I don’t have the facts to know if the decision made this fall was a good one, but regarding the decision made this spring to continue MSL toward 2009, I believe the agency did the wrong thing. Why? Firstly, there is significant risk that this philosophy, called “running for the cliff” by one of my superiors, could well produce a very expensive, smoking hole in the ground at Mars, deeply damaging the U.S. Mars program. Secondly, the philosophy of delaying, canceling and otherwise damaging innocent projects that has been adopted by the agency to cover the ever-increasing costs of MSL sends the wrong message to both the project and project management that erred, as well as the projects and project management that did not, and it is fundamentally damaging to a vigorous, broadly based program of Earth and space science research and applications. MSL’s risk could have been significantly reduced and its costs could have been contained within only the Mars program – where all the benefits of MSL lie – had the launch date been allowed to sufficiently slip. Unfortunately, this recommended course was not taken.
One of your goals at NASA was to get SMD to do a better job controlling costs. What did your experience tell you about the primary challenges in that regard?
NASA’s cost increases are driven by an unwitting alliance, which begins when scientists and engineers – and sometimes even Congress – burden missions with content beyond what is affordable in their initial budget. It continues with managers and contractors who accept or encourage such assignments, expecting to be eventually bailed out. It is exacerbated by NASA managers who disguise the degree of cost increases that missions incur and then protect flagrant violators at the expense of innocent projects that are not in overrun. It culminates with scientists who won’t cut their losses, pleading victimization and Congress members who accept steep increases to locally based projects to protect local jobs. Cost control requires changes in behavior by all of these stakeholders.
Given the political realities of running NASA, what should the next administrator do to institute the kind of reform you say is needed?
There is no simple, magic fix. For example, the new administrator will have to sharply focus center, program and project leadership – all of them – on better cost estimating and better cost control, and will also have to focus the scientific community on protecting the larger program instead of defending individual errant projects. It’ll take a more serious commitment to stopping requirements creep, and it’ll also take negotiating agreements with the White House Office of Management Budget and Capitol Hill to better rein in overrunning projects. Those measures, along with feedback loops on project managers, principal investigators and center leaders who cannot control their costs, would be a good start. None of this will be easy, but it’s crucial to a healthier, more productive and better-run NASA in the future.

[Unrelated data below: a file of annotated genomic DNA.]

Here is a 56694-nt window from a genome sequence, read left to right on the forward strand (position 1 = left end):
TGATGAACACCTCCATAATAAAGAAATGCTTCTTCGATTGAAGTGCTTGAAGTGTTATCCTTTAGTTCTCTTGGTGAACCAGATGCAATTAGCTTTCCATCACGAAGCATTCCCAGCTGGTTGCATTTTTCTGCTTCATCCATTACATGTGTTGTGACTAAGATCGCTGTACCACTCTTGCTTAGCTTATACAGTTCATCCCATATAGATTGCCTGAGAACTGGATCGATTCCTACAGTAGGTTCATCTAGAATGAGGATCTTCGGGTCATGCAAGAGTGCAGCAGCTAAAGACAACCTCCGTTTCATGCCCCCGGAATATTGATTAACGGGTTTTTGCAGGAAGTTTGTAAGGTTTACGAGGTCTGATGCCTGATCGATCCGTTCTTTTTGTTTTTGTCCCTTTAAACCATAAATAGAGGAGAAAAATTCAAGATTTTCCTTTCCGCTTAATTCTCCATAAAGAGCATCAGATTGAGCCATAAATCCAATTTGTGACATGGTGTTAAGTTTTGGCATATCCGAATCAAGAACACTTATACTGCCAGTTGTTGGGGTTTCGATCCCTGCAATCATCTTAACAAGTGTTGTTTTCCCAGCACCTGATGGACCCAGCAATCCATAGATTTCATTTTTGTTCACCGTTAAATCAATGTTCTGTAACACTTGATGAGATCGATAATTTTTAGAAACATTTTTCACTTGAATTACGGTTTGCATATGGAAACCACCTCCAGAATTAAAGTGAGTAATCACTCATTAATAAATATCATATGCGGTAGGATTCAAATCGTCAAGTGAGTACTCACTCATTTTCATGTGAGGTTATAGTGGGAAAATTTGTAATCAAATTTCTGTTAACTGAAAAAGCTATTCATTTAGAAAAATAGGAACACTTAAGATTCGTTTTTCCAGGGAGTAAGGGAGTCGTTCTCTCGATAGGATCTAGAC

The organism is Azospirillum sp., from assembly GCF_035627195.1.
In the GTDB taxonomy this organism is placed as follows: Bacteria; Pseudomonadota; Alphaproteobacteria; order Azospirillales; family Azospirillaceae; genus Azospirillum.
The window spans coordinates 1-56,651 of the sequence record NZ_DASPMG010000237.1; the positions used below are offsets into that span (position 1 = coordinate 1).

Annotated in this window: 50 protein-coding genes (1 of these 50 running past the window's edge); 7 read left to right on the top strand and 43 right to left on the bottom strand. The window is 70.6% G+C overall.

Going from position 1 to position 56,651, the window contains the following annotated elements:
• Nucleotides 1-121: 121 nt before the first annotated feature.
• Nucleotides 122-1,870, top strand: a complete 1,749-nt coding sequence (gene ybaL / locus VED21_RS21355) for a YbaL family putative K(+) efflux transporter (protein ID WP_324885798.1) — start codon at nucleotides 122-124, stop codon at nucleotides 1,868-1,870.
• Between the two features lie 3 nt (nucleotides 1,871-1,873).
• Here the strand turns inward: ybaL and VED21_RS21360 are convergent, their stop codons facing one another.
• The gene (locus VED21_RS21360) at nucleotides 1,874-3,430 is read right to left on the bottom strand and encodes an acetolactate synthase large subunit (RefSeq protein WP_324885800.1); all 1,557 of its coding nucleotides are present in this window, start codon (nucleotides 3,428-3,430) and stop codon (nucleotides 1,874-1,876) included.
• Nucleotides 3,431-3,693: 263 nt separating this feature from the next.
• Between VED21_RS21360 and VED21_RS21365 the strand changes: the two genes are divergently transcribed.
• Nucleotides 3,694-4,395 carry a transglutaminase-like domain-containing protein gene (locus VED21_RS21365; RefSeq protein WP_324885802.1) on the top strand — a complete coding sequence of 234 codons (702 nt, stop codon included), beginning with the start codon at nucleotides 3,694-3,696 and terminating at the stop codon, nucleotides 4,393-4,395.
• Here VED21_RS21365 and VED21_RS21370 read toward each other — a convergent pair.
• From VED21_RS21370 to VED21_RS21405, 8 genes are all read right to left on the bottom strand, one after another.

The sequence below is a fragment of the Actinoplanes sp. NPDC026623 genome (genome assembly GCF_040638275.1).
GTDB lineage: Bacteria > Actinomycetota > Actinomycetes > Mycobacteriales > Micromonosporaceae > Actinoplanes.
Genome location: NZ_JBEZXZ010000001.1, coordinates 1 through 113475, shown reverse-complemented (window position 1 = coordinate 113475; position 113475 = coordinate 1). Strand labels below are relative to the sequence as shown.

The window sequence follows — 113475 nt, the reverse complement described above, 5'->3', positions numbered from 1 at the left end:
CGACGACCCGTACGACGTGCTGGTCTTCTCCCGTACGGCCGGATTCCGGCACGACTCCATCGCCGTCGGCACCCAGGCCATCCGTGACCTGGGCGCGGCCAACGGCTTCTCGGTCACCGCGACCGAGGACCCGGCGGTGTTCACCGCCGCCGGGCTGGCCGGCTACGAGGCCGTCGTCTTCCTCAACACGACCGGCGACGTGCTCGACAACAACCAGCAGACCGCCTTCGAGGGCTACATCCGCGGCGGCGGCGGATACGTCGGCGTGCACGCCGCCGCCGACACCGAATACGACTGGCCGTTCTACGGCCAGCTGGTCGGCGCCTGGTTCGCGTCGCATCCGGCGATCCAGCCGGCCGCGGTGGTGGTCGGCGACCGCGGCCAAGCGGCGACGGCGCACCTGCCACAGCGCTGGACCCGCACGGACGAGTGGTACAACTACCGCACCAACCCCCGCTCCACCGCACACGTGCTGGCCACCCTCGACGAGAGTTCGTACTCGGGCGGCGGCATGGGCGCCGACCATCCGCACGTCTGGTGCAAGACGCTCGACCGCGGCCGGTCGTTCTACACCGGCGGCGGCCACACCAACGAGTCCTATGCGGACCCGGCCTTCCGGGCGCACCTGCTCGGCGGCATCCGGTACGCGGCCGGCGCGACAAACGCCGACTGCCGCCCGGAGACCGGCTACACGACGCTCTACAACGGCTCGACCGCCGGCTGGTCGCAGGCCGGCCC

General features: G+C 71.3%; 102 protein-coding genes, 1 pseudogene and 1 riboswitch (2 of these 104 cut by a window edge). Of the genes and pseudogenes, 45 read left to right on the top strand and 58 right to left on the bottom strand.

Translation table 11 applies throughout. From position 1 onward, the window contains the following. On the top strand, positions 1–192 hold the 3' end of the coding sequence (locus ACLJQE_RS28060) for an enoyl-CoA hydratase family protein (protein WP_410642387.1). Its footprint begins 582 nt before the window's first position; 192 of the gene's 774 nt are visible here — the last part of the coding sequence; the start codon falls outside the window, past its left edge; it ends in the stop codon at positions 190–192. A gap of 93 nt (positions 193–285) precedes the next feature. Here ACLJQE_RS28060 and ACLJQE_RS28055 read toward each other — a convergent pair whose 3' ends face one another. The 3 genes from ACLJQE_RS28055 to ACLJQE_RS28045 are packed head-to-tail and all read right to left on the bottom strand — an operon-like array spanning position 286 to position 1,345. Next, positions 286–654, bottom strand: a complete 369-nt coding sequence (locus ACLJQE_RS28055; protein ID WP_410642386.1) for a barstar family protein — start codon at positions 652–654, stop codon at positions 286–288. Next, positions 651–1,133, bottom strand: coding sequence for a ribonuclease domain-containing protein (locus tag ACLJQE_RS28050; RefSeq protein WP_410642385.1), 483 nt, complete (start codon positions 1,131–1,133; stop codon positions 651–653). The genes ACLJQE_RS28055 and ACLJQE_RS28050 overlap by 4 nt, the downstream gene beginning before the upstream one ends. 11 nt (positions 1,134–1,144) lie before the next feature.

When you established the human suborbital research program earlier this year, was your main objective science or fostering a new commercial industry?
There are some very exciting research applications for example in suborbital microgravity and life sciences, and for upper atmospheric, ionospheric and auroral studies. But equally important were the opportunities to foster growth in a new and highly promising sector of the
aerospace industry, and to transform the equation about how Americans view and even experience spaceflight. When NASA Administrator Mike Griffin and his deputy, Shana Dale, enthusiastically backed this SMD initiative, they recognized these benefits and had the courage to help SMD take a leading role in this exciting new industry. I very much admire the courage and enthusiasm that Mike and Shana showed for this program.
Do you believe commercial models like Google Lunar X Prize can change the way NASA spends its science dollars?
Perhaps, but so far I have not seen NASA step up to the plate in a significant way. Perhaps this is something we’ll see in the future.
Do you think growth in the science budget will be restored over the next four years without siphoning funds from human spaceflight efforts?
Signals from the Obama campaign and a number of influential members of Congress would lead one to believe that steeper increases in NASA’s science effort – and its aeronautics effort – are likely in the next few years. Such increases need not damage the human spaceflight side of NASA. Not to beat a dead horse, but SMD alone spends almost $1 billion every year on cost overruns of one sort or another. Getting control of those would represent one way to finance more science without either new money or taking funding from other parts of NASA’s portfolio.
You’ve been mentioned as a possible NASA administrator under President-elect BarackObama. Would you do it?
I enjoyed my time at NASA and it was an honor to serve, but since leaving I’ve moved on to new challenges in the private sector. More importantly, in my eye there are better candidates for NASA administrator.